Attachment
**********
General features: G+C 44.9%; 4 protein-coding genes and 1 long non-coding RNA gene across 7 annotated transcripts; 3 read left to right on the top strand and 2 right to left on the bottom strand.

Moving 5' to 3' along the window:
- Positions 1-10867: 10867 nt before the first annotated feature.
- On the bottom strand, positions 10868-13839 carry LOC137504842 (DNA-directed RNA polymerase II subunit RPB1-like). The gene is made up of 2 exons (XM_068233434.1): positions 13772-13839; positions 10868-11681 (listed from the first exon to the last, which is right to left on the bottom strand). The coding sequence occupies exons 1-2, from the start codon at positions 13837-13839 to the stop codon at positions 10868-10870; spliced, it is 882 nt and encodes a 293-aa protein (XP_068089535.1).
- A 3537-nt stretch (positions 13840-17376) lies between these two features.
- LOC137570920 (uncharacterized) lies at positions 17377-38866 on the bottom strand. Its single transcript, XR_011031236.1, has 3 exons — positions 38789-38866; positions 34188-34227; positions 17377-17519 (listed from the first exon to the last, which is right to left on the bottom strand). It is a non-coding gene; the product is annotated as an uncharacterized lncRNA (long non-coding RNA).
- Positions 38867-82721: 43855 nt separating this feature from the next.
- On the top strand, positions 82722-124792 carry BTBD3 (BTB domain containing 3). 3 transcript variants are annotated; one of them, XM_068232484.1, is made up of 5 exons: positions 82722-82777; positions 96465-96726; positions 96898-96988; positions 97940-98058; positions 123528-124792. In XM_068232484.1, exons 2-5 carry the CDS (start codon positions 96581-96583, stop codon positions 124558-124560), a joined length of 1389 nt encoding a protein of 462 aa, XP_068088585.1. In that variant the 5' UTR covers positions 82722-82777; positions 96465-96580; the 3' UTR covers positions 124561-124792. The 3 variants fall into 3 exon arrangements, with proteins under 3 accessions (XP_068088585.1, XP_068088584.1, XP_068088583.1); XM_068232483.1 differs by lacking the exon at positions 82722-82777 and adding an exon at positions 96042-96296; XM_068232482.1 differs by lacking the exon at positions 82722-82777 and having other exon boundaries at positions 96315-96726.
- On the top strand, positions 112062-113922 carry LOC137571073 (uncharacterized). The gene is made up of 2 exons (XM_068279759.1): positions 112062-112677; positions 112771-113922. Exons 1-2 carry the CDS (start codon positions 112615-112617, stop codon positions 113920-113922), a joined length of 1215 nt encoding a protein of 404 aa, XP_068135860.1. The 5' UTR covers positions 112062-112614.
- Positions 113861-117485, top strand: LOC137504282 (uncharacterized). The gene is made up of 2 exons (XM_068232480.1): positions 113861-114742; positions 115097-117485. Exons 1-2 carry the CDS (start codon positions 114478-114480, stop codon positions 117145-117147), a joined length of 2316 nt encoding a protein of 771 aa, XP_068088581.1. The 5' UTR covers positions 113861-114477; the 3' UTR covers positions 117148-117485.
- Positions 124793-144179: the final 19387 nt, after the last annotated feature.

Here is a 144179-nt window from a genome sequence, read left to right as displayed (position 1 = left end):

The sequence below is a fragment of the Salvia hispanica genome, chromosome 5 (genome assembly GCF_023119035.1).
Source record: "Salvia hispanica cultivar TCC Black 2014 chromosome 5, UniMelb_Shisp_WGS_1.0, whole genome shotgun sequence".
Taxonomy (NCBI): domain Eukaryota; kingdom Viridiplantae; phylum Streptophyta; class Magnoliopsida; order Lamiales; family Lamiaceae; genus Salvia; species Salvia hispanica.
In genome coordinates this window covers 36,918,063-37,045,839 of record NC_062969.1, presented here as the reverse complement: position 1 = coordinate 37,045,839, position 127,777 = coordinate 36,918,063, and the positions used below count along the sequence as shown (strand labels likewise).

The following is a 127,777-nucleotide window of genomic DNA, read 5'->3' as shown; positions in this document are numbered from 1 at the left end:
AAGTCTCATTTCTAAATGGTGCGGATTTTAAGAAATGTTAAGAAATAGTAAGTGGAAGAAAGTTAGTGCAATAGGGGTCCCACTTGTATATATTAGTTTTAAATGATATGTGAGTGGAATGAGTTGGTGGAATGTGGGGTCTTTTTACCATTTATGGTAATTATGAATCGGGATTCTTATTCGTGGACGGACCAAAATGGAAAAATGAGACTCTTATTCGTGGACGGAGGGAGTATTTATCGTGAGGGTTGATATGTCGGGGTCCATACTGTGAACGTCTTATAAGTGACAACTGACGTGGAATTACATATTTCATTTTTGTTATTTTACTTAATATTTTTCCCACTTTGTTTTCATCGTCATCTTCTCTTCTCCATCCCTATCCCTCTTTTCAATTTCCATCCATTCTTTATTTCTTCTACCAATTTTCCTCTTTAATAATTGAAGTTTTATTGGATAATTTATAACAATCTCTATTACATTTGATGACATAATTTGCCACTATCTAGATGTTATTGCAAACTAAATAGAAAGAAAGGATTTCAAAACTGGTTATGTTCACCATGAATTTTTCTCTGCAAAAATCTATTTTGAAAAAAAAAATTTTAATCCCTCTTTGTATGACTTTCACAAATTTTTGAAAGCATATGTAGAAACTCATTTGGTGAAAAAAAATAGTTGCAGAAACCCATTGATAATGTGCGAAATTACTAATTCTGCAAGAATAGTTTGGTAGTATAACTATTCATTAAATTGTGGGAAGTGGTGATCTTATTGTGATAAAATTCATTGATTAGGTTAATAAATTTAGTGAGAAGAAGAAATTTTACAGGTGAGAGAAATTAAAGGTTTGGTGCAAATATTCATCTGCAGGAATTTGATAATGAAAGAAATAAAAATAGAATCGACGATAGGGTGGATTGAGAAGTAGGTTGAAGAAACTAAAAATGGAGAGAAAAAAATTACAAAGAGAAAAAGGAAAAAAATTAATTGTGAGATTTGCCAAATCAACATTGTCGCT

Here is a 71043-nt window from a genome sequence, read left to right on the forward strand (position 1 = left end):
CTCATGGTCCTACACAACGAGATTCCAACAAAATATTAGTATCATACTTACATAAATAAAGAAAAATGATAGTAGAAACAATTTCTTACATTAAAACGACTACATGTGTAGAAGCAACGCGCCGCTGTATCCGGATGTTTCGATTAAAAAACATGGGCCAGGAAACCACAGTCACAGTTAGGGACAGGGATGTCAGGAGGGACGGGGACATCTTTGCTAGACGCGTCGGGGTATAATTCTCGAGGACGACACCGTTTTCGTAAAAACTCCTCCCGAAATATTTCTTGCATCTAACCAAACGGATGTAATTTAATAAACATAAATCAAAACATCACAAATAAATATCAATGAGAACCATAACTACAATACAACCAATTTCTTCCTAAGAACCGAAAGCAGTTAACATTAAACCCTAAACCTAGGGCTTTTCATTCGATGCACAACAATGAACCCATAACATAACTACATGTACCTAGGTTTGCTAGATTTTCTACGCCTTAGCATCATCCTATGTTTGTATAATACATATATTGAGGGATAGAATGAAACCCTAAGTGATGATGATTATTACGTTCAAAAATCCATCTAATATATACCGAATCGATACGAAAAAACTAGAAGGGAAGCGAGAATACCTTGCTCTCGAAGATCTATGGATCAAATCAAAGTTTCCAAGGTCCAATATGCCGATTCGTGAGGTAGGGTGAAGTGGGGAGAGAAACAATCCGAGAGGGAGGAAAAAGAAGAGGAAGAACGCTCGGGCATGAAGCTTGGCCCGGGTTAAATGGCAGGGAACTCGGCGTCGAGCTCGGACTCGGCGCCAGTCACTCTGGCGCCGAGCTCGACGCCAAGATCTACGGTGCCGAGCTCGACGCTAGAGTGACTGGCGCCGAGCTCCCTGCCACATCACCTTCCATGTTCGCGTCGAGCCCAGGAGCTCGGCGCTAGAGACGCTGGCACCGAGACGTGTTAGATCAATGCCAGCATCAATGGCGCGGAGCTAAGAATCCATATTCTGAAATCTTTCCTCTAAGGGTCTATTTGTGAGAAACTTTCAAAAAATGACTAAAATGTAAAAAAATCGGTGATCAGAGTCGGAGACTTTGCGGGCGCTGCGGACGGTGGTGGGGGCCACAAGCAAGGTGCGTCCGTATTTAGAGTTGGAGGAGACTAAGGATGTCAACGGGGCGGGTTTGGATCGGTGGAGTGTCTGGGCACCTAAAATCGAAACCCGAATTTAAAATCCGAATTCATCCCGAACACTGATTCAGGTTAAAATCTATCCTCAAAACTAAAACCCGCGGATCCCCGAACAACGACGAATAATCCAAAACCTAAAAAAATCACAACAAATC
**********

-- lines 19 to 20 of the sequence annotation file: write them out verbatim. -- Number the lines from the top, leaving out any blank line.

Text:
Here is a 71043-nt window from a genome sequence, read left to right on the forward strand (position 1 = left end):
CTCATGGTCCTACACAACGAGATTCCAACAAAATATTAGTATCATACTTACATAAATAAAGAAAAATGATAGTAGAAACAATTTCTTACATTAAAACGACTACATGTGTAGAAGCAACGCGCCGCTGTATCCGGATGTTTCGATTAAAAAACATGGGCCAGGAAACCACAGTCACAGTTAGGGACAGGGATGTCAGGAGGGACGGGGACATCTTTGCTAGACGCGTCGGGGTATAATTCTCGAGGACGACACCGTTTTCGTAAAAACTCCTCCCGAAATATTTCTTGCATCTAACCAAACGGATGTAATTTAATAAACATAAATCAAAACATCACAAATAAATATCAATGAGAACCATAACTACAATACAACCAATTTCTTCCTAAGAACCGAAAGCAGTTAACATTAAACCCTAAACCTAGGGCTTTTCATTCGATGCACAACAATGAACCCATAACATAACTACATGTACCTAGGTTTGCTAGATTTTCTACGCCTTAGCATCATCCTATGTTTGTATAATACATATATTGAGGGATAGAATGAAACCCTAAGTGATGATGATTATTACGTTCAAAAATCCATCTAATATATACCGAATCGATACGAAAAAACTAGAAGGGAAGCGAGAATACCTTGCTCTCGAAGATCTATGGATCAAATCAAAGTTTCCAAGGTCCAATATGCCGATTCGTGAGGTAGGGTGAAGTGGGGAGAGAAACAATCCGAGAGGGAGGAAAAAGAAGAGGAAGAACGCTCGGGCATGAAGCTTGGCCCGGGTTAAATGGCAGGGAACTCGGCGTCGAGCTCGGACTCGGCGCCAGTCACTCTGGCGCCGAGCTCGACGCCAAGATCTACGGTGCCGAGCTCGACGCTAGAGTGACTGGCGCCGAGCTCCCTGCCACATCACCTTCCATGTTCGCGTCGAGCCCAGGAGCTCGGCGCTAGAGACGCTGGCACCGAGACGTGTTAGATCAATGCCAGCATCAATGGCGCGGAGCTAAGAATCCATATTCTGAAATCTTTCCTCTAAGGGTCTATTTGTGAGAAACTTTCAAAAAATGACTAAAATGTAAAAAAATCGGTGATCAGAGTCGGAGACTTTGCGGGCGCTGCGGACGGTGGTGGGGGCCACAAGCAAGGTGCGTCCGTATTTAGAGTTGGAGGAGACTAAGGATGTCAACGGGGCGGGTTTGGATCGGTGGAGTGTCTGGGCACCTAAAATCGAAACCCGAATTTAAAATCCGAATTCATCCCGAACACTGATTCAGGTTAAAATCTATCCTCAAAACTAAAACCCGCGGATCCCCGAACAACGACGAATAATCCAAAACCTAAAAAAATCACAACAAATC